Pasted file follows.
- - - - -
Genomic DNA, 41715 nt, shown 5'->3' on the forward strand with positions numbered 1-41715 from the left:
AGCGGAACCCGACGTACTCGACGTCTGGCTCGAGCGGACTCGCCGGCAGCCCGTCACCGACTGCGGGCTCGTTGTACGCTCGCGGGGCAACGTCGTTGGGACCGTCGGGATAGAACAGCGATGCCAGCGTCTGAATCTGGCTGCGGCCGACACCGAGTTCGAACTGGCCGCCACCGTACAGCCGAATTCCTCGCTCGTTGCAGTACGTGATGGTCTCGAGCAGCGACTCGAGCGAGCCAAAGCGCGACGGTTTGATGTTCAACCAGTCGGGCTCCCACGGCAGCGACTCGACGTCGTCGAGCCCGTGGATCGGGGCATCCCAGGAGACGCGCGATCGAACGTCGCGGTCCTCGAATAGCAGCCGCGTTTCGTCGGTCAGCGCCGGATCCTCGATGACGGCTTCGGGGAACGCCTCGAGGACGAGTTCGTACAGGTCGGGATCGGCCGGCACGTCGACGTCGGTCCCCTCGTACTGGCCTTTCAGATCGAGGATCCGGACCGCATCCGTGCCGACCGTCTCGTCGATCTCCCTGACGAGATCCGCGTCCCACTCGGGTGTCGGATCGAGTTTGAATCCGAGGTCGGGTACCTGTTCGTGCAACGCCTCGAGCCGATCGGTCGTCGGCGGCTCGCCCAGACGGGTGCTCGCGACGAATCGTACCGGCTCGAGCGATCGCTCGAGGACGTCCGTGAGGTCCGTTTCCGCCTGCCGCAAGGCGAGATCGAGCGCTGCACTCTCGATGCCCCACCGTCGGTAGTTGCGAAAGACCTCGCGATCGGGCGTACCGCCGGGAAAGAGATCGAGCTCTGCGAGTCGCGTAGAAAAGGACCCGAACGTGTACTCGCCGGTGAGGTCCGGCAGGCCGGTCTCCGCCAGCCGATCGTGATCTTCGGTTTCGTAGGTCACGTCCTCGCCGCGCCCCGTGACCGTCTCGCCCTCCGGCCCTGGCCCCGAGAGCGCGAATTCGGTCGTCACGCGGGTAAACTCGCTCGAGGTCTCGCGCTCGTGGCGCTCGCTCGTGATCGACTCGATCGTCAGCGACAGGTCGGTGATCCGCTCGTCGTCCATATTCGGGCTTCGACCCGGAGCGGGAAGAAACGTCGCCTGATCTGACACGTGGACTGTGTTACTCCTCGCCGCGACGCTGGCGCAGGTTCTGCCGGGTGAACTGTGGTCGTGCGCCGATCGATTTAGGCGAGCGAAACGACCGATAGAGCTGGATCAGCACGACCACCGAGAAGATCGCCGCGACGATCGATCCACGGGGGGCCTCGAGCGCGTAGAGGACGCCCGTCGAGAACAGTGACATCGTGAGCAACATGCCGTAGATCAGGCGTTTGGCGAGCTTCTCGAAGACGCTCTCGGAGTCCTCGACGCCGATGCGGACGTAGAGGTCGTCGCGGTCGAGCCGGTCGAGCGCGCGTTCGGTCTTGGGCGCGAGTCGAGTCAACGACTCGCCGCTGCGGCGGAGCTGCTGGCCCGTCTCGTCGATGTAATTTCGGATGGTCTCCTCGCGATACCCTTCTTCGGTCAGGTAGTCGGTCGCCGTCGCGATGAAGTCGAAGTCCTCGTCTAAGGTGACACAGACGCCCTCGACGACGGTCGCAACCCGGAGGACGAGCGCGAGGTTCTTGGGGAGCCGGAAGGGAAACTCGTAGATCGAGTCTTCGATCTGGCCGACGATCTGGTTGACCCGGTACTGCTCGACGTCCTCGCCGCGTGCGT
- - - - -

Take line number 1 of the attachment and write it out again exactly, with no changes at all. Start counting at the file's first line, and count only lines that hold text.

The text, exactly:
Genomic DNA, 41715 nt, shown 5'->3' on the forward strand with positions numbered 1-41715 from the left: